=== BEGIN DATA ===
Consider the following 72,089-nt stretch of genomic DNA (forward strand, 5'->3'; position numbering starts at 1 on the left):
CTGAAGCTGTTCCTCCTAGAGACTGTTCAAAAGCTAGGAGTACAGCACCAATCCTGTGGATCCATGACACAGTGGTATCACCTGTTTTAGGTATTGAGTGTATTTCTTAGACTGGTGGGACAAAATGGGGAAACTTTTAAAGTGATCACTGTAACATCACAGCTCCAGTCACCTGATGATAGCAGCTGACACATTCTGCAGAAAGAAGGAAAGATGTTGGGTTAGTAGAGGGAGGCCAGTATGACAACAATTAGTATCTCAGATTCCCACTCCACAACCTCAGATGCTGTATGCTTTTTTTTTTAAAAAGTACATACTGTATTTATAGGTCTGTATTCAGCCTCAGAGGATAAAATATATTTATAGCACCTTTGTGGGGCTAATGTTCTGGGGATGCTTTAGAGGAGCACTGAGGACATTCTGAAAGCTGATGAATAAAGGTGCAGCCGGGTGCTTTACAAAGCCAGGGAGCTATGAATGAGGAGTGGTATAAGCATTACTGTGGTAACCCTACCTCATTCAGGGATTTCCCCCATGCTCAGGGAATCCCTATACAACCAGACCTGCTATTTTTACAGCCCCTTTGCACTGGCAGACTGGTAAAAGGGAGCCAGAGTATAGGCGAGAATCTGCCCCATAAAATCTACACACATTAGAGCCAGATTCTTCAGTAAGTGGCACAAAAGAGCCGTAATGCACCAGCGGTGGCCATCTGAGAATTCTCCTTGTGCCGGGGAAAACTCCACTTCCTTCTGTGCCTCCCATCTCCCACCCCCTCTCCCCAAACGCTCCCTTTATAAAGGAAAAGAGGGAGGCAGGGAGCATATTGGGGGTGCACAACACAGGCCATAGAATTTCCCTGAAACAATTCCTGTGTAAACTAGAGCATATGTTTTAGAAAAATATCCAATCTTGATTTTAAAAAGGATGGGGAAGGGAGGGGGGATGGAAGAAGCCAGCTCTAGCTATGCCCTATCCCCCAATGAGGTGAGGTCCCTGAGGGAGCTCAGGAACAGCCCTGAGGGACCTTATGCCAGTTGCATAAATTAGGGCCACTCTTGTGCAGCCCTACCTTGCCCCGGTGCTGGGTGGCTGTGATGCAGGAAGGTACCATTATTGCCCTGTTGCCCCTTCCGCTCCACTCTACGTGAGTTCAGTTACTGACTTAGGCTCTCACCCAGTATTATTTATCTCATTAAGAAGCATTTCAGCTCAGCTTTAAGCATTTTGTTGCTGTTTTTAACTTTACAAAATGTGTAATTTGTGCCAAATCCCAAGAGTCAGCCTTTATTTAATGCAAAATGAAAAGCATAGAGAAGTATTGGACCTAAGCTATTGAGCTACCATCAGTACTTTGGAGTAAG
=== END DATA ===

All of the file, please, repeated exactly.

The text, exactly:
Consider the following 72,089-nt stretch of genomic DNA (forward strand, 5'->3'; position numbering starts at 1 on the left):
CTGAAGCTGTTCCTCCTAGAGACTGTTCAAAAGCTAGGAGTACAGCACCAATCCTGTGGATCCATGACACAGTGGTATCACCTGTTTTAGGTATTGAGTGTATTTCTTAGACTGGTGGGACAAAATGGGGAAACTTTTAAAGTGATCACTGTAACATCACAGCTCCAGTCACCTGATGATAGCAGCTGACACATTCTGCAGAAAGAAGGAAAGATGTTGGGTTAGTAGAGGGAGGCCAGTATGACAACAATTAGTATCTCAGATTCCCACTCCACAACCTCAGATGCTGTATGCTTTTTTTTTTAAAAAGTACATACTGTATTTATAGGTCTGTATTCAGCCTCAGAGGATAAAATATATTTATAGCACCTTTGTGGGGCTAATGTTCTGGGGATGCTTTAGAGGAGCACTGAGGACATTCTGAAAGCTGATGAATAAAGGTGCAGCCGGGTGCTTTACAAAGCCAGGGAGCTATGAATGAGGAGTGGTATAAGCATTACTGTGGTAACCCTACCTCATTCAGGGATTTCCCCCATGCTCAGGGAATCCCTATACAACCAGACCTGCTATTTTTACAGCCCCTTTGCACTGGCAGACTGGTAAAAGGGAGCCAGAGTATAGGCGAGAATCTGCCCCATAAAATCTACACACATTAGAGCCAGATTCTTCAGTAAGTGGCACAAAAGAGCCGTAATGCACCAGCGGTGGCCATCTGAGAATTCTCCTTGTGCCGGGGAAAACTCCACTTCCTTCTGTGCCTCCCATCTCCCACCCCCTCTCCCCAAACGCTCCCTTTATAAAGGAAAAGAGGGAGGCAGGGAGCATATTGGGGGTGCACAACACAGGCCATAGAATTTCCCTGAAACAATTCCTGTGTAAACTAGAGCATATGTTTTAGAAAAATATCCAATCTTGATTTTAAAAAGGATGGGGAAGGGAGGGGGGATGGAAGAAGCCAGCTCTAGCTATGCCCTATCCCCCAATGAGGTGAGGTCCCTGAGGGAGCTCAGGAACAGCCCTGAGGGACCTTATGCCAGTTGCATAAATTAGGGCCACTCTTGTGCAGCCCTACCTTGCCCCGGTGCTGGGTGGCTGTGATGCAGGAAGGTACCATTATTGCCCTGTTGCCCCTTCCGCTCCACTCTACGTGAGTTCAGTTACTGACTTAGGCTCTCACCCAGTATTATTTATCTCATTAAGAAGCATTTCAGCTCAGCTTTAAGCATTTTGTTGCTGTTTTTAACTTTACAAAATGTGTAATTTGTGCCAAATCCCAAGAGTCAGCCTTTATTTAATGCAAAATGAAAAGCATAGAGAAGTATTGGACCTAAGCTATTGAGCTACCATCAGTACTTTGGAGTAAG